“There was a baggage of suspicion created by the former regime vis-a-vis Ethiopia that Ethiopia is a conspiring country against Egypt, and of course Egypt has conspired against Ethiopia in the past, persuading international donors like the IMF and World Bank not to fund projects in Ethiopia related to the Nile River,” Dirir said.

Egyptian delegation leader el Gindy says that when all Nile riparian countries reach a deal on water sharing, institutions like the World Bank and IMF will be knocking on their door to fund power generation projects.

News agencies say Egypt’s Prime Minister Essam Sharaf will visit Ethiopia later this month to follow up on the work of the public diplomacy delegation

Ethiopia: Siye says Meles is planning “evil things”

Filed under: Ethiopia,Meles Zenawi — ethiopiantimes @ 8:50 am
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Former Defense Minister Siye Abraha, the former ally of Prime Minister Meles Zenawi, is now the vice chairman of the UDJ opposition party, one of the groups inside the MEDREK coalition. In an interview with Ethiopian newspaper CAPITAL, Siye says his party recently launched a new plan for change and the government could face popular revolts like the ones seen in North African countries.

Quotes from Interview

•“We have a situation where there is a one party system, and no independent institutions…it is very important that we secure the neutrality of these institutions.”
•“Is it good to see that about 90 percent of the generals are Tigrayans? No, this has to be changed.”
•“They (EPRDF) are out of touch” with reality
•“There have to be people coming out in the hundreds of thousands demanding change…The Libyans, I would say, were tricked into resorting to violent means…. You need to keep to a nonviolent movement where even kids and women and intellectuals can join”

Capital: Your decision to join UDJ came as a surprise to many; people expected you to join your former colleague, Gebru Asrat’s Arena Tigray for Democracy and Sovereignty. Why UDJ?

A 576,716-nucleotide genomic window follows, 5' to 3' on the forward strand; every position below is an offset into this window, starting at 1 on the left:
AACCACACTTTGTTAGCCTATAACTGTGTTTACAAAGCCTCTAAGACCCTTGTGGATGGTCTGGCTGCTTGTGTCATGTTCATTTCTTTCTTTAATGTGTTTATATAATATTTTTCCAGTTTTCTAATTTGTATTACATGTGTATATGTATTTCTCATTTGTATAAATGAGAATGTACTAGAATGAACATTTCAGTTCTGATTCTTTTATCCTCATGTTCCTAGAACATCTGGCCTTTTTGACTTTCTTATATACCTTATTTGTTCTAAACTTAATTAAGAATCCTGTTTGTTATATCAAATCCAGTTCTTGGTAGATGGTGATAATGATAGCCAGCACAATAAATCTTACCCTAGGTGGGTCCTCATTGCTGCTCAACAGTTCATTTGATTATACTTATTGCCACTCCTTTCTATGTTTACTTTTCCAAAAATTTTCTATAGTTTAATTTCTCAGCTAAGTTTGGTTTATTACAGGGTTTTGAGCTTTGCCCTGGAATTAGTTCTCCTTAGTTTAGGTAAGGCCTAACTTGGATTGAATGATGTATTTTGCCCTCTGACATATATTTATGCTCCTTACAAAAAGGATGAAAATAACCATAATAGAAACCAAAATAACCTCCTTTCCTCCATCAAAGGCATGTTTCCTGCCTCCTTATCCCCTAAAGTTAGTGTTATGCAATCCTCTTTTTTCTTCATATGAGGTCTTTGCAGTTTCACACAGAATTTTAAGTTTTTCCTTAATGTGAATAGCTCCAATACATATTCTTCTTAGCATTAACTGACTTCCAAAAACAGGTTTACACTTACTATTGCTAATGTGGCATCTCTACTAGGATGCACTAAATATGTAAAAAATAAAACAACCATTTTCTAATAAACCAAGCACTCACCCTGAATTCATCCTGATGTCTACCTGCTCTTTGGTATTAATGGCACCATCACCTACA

Siye Abraha:Why should it be a surprise? That Gebru and I were in the Tigrayan People’s Liberation Front (TPLF) doesn’t mean that we will stay together in an ethnic or national party forever.
There was a time when I felt it would be better that I pursue my political dreams through a national front like the TPLF. I feel that time has changed and the order of the day demands we Ethiopians come under an umbrella to move the democratic struggle forward in a united, all Ethiopian party. Of course being in a national or ethnic based party doesn’t make one less or more Ethiopian than someone who joins a multinational party, but I feel the time has changed, that’s why I joined UDJ.
Gebru and I still remain good friends and it doesn’t mean that we have major disagreements.

Capital: It is a very rare case for senior ruling party members to join the opposition; I imagine there could be a lot of issues to work out on both sides. What has been your relation like with UDJ ordinary members; has it been a smooth one as you expected it and were you welcomed by all?

Siye:Yes I was welcomed by all UDJ members at all levels. In fact before I decided to join UDJ I was asked to join the party both by the leadership and the youth. So when the request came, I said I thank you for the respect you have for me but I need time to take my decision. I took my time and made the decision. I was welcomed and I still remain a welcome member of the party… I am happy with my relation within the party… I am satisfied with my decision.

Capital: Tell us about the five year plan UDJ recently announced it has outlined; what are the major tasks and targets set to be accomplished?

Siye: I would like to treat the matter in two separate groups as it is composed of two distinct parts; one is the strategy and the other is the plan [the five year plan].
The strategy defines how we align our core political base and where to base oneself; this requires we approach the social strata in our society based on their interests and on their matters of concerns. We are all Ethiopians, and one can say we all want the integrity and sovereignty of our country protected. We want to see a democratic system in the country that everybody has a right to express themselves and vote. We want to see institutions that facilitate power through elections. Governments that leave voluntarily when they do not have the ‘Yes’ vote of the people; all these are general which all Ethiopian are keen to see happen in Ethiopia.

Beyond this, however, are many policy issues; what matters to Ethiopian farmers may not be of much concern for an Ethiopian investor for example, or what a burning issue is for intellectuals may not be a concern for workers at factories. So we have to clearly articulate our policies so that Ethiopian voters in all social classes could see themselves voting for our party. To have that, we have clearly defined where the party entrenches itself and how. This is one aspect, an issue of getting the majority votes. There is another aspect; we have a situation where there is a one party system, and no independent institutions. We have a situation where the party controls everything and there is no independent judiciary. One cannot confidently say that we have a neutral army or security institutions and there is not a vibrant civil society; it is very important that we secure the neutrality of these institutions. It is very difficult to guarantee a political transition without having these, even in the presence of a majority of votes. So we had to elaborate our vision and strategy in relation to securing the neutrality of these institutions.